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I've seen many articles on the internet (here, here & here) claiming that Boeing used a team of ferrets to run cables through hard to reach areas when building aeroplanes, but I've never seen any official sources to back these claims.

Is there any truth to this, or are they just baseless internet rumours?

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    $\begingroup$ Surely you jest @Sam, everyone knows the internet is the golden source of ultimate truth! $\endgroup$ – GdD Nov 8 at 15:19
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    $\begingroup$ Using a cute rodent-like animal to do actually-useful work by running wires through tight spots in a jumbo aircraft is literally YouTube-viral material. They'd be crazy not to farm the upvotes, given the recent ongoing troubles /s $\endgroup$ – aerobot Nov 8 at 17:23
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    $\begingroup$ Imagine all of the interesting places service crews would find corrosion from rodent urine. Maybe a few extra wire bundles that always seem to lead to ferret skeletons. $\endgroup$ – acpilot Nov 9 at 6:25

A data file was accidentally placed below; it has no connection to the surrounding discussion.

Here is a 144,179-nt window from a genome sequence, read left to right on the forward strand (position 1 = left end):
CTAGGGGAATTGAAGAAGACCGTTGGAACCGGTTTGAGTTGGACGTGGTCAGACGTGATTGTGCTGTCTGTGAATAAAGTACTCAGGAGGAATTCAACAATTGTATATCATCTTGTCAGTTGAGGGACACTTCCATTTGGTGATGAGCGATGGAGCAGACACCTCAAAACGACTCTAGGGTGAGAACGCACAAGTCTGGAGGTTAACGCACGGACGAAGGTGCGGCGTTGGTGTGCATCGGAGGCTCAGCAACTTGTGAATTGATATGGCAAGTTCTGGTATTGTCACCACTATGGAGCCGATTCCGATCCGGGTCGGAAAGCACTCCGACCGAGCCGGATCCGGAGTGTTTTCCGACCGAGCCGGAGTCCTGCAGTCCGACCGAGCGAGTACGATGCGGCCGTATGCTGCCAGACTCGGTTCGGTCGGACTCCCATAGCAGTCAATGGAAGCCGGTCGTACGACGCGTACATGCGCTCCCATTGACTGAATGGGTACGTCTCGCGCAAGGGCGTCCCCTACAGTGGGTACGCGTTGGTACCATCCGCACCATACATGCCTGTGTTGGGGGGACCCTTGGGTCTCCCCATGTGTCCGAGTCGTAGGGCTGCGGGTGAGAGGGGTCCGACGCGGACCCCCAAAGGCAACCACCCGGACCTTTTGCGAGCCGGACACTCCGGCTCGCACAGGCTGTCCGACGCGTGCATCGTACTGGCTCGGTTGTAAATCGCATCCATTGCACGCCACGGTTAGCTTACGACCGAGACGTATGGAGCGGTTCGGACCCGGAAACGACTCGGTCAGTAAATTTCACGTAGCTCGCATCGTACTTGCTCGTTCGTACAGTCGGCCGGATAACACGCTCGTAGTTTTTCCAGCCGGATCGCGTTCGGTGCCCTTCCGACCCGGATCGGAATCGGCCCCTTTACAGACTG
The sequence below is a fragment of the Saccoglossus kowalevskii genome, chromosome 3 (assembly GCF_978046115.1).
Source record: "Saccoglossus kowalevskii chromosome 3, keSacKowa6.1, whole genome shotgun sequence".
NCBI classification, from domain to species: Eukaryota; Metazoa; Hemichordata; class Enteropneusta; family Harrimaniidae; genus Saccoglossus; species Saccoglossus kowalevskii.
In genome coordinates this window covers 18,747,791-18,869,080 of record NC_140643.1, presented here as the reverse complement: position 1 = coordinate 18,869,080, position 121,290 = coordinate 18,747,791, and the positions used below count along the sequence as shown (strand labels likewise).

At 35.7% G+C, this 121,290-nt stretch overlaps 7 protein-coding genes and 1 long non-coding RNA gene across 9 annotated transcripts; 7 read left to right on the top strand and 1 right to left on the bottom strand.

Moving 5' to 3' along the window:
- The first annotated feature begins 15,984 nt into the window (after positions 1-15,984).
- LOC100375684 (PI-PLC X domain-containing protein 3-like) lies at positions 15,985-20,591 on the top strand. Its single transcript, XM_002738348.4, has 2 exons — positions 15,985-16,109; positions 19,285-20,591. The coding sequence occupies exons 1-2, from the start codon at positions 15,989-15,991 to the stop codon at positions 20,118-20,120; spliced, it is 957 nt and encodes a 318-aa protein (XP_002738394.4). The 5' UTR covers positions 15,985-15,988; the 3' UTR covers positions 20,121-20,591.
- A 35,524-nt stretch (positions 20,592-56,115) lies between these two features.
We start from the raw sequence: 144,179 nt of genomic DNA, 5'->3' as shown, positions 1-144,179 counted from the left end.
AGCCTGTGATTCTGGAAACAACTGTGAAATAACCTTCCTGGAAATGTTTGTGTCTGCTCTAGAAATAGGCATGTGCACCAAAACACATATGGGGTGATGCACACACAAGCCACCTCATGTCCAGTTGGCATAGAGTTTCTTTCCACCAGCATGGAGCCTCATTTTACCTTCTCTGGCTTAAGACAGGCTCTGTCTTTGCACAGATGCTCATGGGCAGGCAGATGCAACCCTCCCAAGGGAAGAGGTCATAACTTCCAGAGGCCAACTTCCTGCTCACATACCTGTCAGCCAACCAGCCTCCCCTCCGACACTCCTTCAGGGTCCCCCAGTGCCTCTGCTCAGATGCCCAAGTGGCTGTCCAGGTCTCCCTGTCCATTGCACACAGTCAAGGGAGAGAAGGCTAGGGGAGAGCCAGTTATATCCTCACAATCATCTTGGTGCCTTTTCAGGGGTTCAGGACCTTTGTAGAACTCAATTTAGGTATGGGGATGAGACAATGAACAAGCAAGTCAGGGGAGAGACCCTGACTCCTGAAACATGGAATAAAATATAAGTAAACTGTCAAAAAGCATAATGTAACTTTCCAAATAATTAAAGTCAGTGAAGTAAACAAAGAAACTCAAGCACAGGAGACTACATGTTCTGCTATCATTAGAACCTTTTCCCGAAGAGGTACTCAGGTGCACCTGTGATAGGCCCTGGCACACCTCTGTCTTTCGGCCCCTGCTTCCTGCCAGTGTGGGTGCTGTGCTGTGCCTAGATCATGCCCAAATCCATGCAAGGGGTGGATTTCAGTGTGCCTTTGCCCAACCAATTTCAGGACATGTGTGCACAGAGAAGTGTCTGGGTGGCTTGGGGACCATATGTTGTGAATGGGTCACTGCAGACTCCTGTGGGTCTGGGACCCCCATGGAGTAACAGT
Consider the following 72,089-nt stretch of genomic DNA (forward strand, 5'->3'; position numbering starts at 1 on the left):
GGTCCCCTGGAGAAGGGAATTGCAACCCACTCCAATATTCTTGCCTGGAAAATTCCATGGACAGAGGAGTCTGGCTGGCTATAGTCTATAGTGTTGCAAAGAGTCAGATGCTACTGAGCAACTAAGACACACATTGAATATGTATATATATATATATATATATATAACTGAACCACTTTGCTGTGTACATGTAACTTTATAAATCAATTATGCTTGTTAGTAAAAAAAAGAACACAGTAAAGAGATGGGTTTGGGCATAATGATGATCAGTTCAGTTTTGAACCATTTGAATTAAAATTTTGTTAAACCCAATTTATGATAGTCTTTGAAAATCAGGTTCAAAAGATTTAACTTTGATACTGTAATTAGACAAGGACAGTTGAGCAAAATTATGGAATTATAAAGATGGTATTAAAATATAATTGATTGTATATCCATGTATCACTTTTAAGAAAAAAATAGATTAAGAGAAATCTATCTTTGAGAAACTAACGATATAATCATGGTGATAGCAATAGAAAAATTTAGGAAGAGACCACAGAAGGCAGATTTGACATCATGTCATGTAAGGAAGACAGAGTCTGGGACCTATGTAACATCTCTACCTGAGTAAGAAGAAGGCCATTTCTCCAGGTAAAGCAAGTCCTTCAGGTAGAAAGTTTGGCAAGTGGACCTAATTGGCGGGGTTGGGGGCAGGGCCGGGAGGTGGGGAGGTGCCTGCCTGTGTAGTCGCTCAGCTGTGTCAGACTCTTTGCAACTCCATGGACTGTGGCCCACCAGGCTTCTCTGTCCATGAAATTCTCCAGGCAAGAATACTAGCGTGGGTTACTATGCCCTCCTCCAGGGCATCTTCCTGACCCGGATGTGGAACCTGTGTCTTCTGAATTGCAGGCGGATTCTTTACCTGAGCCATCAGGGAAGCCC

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    $\begingroup$ @acpilot: Ferrets are carnivores, not rodents. $\endgroup$ – Sean Nov 9 at 22:36
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That's a clever idea... No, they won't do that Too many accidents, defect in an airplane is from tiny things like a wrong gasket, wrong pipe fitting, small crack that you'd have to take out a microscope to see. There are better tools and ways for doing that.

However, I can not say this isn't an idea somebody has tried, there are some reasonable truth to it... but definitely they won't use this method on the critical part of the airplane

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  • $\begingroup$ I mean, it was in the 1960s. I could actually imagine this to be true. $\endgroup$ – Noah Krasser Nov 10 at 10:06
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    $\begingroup$ @NoahKrasser Yes, the ferrets of the 60s where much more trainable than those reluctant and rebellious beasts of today. $\endgroup$ – PerlDuck Nov 10 at 14:56
  • $\begingroup$ Felicia was used as a pipecleaner in the National Accelerator Laboratory history.fnal.gov/felicia.html $\endgroup$ – Owain 2 days ago

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